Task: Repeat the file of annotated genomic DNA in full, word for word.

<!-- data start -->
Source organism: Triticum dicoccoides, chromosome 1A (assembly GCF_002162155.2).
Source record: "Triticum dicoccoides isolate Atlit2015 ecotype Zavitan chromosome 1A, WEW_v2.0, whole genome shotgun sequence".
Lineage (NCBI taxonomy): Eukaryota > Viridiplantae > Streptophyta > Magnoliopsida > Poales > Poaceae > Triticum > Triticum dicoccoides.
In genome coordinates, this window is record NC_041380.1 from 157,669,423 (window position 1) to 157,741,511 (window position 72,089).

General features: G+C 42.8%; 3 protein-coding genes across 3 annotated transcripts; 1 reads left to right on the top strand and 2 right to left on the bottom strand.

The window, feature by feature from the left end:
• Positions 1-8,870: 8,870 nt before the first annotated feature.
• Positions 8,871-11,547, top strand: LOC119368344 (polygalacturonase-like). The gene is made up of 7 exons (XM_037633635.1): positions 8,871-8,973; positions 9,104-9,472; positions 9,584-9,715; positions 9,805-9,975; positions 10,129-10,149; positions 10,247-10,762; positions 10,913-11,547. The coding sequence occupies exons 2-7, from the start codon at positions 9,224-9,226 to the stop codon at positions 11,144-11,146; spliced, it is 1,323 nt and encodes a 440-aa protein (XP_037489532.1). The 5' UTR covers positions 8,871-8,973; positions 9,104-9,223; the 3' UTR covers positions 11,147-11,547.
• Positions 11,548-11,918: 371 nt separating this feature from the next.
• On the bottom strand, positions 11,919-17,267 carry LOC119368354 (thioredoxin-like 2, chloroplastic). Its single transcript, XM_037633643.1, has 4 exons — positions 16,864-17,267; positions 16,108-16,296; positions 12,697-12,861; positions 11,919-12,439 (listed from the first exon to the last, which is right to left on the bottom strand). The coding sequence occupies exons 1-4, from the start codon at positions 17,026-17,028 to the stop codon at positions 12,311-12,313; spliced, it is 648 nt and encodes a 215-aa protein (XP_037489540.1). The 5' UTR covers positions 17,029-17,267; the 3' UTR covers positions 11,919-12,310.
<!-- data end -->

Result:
Source organism: Triticum dicoccoides, chromosome 1A (assembly GCF_002162155.2).
Source record: "Triticum dicoccoides isolate Atlit2015 ecotype Zavitan chromosome 1A, WEW_v2.0, whole genome shotgun sequence".
Lineage (NCBI taxonomy): Eukaryota > Viridiplantae > Streptophyta > Magnoliopsida > Poales > Poaceae > Triticum > Triticum dicoccoides.
In genome coordinates, this window is record NC_041380.1 from 157,669,423 (window position 1) to 157,741,511 (window position 72,089).

General features: G+C 42.8%; 3 protein-coding genes across 3 annotated transcripts; 1 reads left to right on the top strand and 2 right to left on the bottom strand.

The window, feature by feature from the left end:
• Positions 1-8,870: 8,870 nt before the first annotated feature.
• Positions 8,871-11,547, top strand: LOC119368344 (polygalacturonase-like). The gene is made up of 7 exons (XM_037633635.1): positions 8,871-8,973; positions 9,104-9,472; positions 9,584-9,715; positions 9,805-9,975; positions 10,129-10,149; positions 10,247-10,762; positions 10,913-11,547. The coding sequence occupies exons 2-7, from the start codon at positions 9,224-9,226 to the stop codon at positions 11,144-11,146; spliced, it is 1,323 nt and encodes a 440-aa protein (XP_037489532.1). The 5' UTR covers positions 8,871-8,973; positions 9,104-9,223; the 3' UTR covers positions 11,147-11,547.
• Positions 11,548-11,918: 371 nt separating this feature from the next.
• On the bottom strand, positions 11,919-17,267 carry LOC119368354 (thioredoxin-like 2, chloroplastic). Its single transcript, XM_037633643.1, has 4 exons — positions 16,864-17,267; positions 16,108-16,296; positions 12,697-12,861; positions 11,919-12,439 (listed from the first exon to the last, which is right to left on the bottom strand). The coding sequence occupies exons 1-4, from the start codon at positions 17,026-17,028 to the stop codon at positions 12,311-12,313; spliced, it is 648 nt and encodes a 215-aa protein (XP_037489540.1). The 5' UTR covers positions 17,029-17,267; the 3' UTR covers positions 11,919-12,310.